Ross University School of Medicine (RUSM) has announced a new partnership with Bethune-Cookman University to expand educational access for aspiring medical students.

Minority Bethune-Cookman students and alumni who meet RUSM’s program requirements will be eligible for direct admission and scholarships to RUSM to pursue a medical degree.

The scholarship is available to Bethune-Cookman pre-health medical students and alumni, up to five years after graduation, and will cover tuition and housing for the first semester, and the flight to attend the first semester. RUSM will also cover the travel and housing costs of recipients who visit the campus in Barbados prior to the start of the program to experience a day in the life of a RUSM student.

RUSM is working to diversify the healthcare workforce and advance health equity by training students who represent the communities they serve.

Business Wire reports that the U.S. could see an estimated shortage of up to 139,000 physicians by 2033. RUSM is preparing a workforce to fill that shortage by achieving strong residency placements with a 95% first-time eligible residency attainment rate for 2021-22 graduates and expected graduates. In 2022, 73 Black and 43 Latinx RUSM graduates secured residency positions.

“RUSM is committed to advancing representation in medicine and preparing future physicians who will contribute to a just and effective healthcare system for those in the communities they serve,” said Heidi Chumley, M.D., M.B.A, dean of RUSM. “This partnership with B-CU supports our shared goal of expanding educational access and opportunity, to ensure a pathway for potential doctors from diverse backgrounds to pursue their passion.”

Representation matters; diversifying the profession increases health equity and improves patient outcomes and the physician workforce is far from reflecting the patient community it serves.”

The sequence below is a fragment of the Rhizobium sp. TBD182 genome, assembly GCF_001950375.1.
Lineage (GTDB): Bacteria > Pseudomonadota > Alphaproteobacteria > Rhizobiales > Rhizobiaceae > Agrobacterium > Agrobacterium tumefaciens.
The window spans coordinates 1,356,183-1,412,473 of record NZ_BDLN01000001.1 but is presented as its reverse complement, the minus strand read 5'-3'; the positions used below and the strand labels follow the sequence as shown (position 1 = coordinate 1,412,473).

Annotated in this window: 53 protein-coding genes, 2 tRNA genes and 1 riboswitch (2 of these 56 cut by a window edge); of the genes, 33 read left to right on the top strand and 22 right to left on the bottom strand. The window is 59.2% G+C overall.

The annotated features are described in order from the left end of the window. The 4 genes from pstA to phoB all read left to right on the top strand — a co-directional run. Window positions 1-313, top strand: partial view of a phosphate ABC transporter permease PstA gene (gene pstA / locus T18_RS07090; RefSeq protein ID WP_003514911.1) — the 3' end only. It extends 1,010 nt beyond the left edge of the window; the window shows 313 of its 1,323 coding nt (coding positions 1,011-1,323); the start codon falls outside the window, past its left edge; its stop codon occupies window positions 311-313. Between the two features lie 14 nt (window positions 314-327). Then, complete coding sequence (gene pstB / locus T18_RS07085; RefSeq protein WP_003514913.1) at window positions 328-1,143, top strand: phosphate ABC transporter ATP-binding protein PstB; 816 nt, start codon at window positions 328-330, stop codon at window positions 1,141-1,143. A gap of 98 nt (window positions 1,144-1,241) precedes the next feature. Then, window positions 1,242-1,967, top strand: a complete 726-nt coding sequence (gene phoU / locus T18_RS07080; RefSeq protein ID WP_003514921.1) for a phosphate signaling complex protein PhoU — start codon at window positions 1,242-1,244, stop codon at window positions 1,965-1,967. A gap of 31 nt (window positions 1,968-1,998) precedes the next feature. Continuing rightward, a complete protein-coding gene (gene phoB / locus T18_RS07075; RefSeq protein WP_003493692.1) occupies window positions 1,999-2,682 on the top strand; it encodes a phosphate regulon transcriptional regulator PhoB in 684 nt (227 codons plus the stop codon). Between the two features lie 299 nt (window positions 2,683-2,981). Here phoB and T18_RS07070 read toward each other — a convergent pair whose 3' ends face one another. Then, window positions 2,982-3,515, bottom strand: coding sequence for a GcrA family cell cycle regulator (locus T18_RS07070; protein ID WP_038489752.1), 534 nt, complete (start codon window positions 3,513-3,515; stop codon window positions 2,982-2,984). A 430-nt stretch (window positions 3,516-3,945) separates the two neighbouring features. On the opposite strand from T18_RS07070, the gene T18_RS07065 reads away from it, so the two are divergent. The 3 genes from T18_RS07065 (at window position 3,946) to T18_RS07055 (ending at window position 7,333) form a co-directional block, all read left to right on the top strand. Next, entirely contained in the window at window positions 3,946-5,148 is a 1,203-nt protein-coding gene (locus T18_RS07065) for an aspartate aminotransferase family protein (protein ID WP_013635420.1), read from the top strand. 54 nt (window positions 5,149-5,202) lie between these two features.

– Heidi Chumley, RUSM Dean

According to Business Wire, in 2021-2022, U.S. medical school matriculants were 11.3% Black or African American, not yet mirroring the total U.S. population at 14.2%. RUSM’s student population is diverse with 16% Black or African American and has been able to outpace U.S. medical schools in graduating more Black physicians than any U.S. medical school.

Dr. Lawrence M. Drive, Bethune-Cookman interim president reflects on the history and legacy of the university, “A century ago, Dr. Mary McLeod Bethune founded a hospital and created the only training school for African American nurses on the east coast. Today, we are reimagining her legacy for the 21st century by creating new opportunities in medicine for our students and alumni.”

“This is the first of many new partnerships and programs to give our students access to more high-skill, high-paying careers. With direct admission and scholarships at RUSM, our students have new ways to build their competencies and use their gifts, talents, and experiences to selflessly change the world for the better” said Drive.

Dr. Christopher Davis, associate professor of biology and chemistry at Bethune-Cookman University spoke highly of the RUSM faculty, “While on the campus in Barbados, I was able to interact with faculty who blew me away with the level of passion, excitement, and commitment they have toward their students,” said Dr. Christopher Davis, associate professor of biology and chemistry at Bethune-Cookman University.

“Their facilities and classrooms are innovative, engaging, and interactive. RUSM students are provided with an exceptional environment to learn and immerse themselves in medicine, and the faculty are invested in their students to help them on a path to success after graduation” said Davis.